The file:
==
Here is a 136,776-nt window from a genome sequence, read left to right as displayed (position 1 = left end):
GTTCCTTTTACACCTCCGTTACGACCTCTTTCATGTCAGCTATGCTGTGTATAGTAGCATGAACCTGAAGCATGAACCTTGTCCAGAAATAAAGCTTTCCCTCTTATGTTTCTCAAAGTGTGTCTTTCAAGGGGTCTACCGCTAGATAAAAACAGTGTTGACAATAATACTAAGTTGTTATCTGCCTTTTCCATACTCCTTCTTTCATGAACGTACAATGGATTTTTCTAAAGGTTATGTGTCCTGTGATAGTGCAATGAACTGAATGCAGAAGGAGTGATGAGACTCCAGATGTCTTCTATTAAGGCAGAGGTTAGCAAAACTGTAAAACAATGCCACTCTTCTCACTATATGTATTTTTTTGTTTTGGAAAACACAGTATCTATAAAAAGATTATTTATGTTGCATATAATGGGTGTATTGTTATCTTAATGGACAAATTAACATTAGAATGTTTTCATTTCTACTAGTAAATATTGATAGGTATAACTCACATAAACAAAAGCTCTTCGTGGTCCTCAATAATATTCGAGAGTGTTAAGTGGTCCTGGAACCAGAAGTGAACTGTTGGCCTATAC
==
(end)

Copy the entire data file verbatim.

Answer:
Here is a 136,776-nt window from a genome sequence, read left to right as displayed (position 1 = left end):
GTTCCTTTTACACCTCCGTTACGACCTCTTTCATGTCAGCTATGCTGTGTATAGTAGCATGAACCTGAAGCATGAACCTTGTCCAGAAATAAAGCTTTCCCTCTTATGTTTCTCAAAGTGTGTCTTTCAAGGGGTCTACCGCTAGATAAAAACAGTGTTGACAATAATACTAAGTTGTTATCTGCCTTTTCCATACTCCTTCTTTCATGAACGTACAATGGATTTTTCTAAAGGTTATGTGTCCTGTGATAGTGCAATGAACTGAATGCAGAAGGAGTGATGAGACTCCAGATGTCTTCTATTAAGGCAGAGGTTAGCAAAACTGTAAAACAATGCCACTCTTCTCACTATATGTATTTTTTTGTTTTGGAAAACACAGTATCTATAAAAAGATTATTTATGTTGCATATAATGGGTGTATTGTTATCTTAATGGACAAATTAACATTAGAATGTTTTCATTTCTACTAGTAAATATTGATAGGTATAACTCACATAAACAAAAGCTCTTCGTGGTCCTCAATAATATTCGAGAGTGTTAAGTGGTCCTGGAACCAGAAGTGAACTGTTGGCCTATAC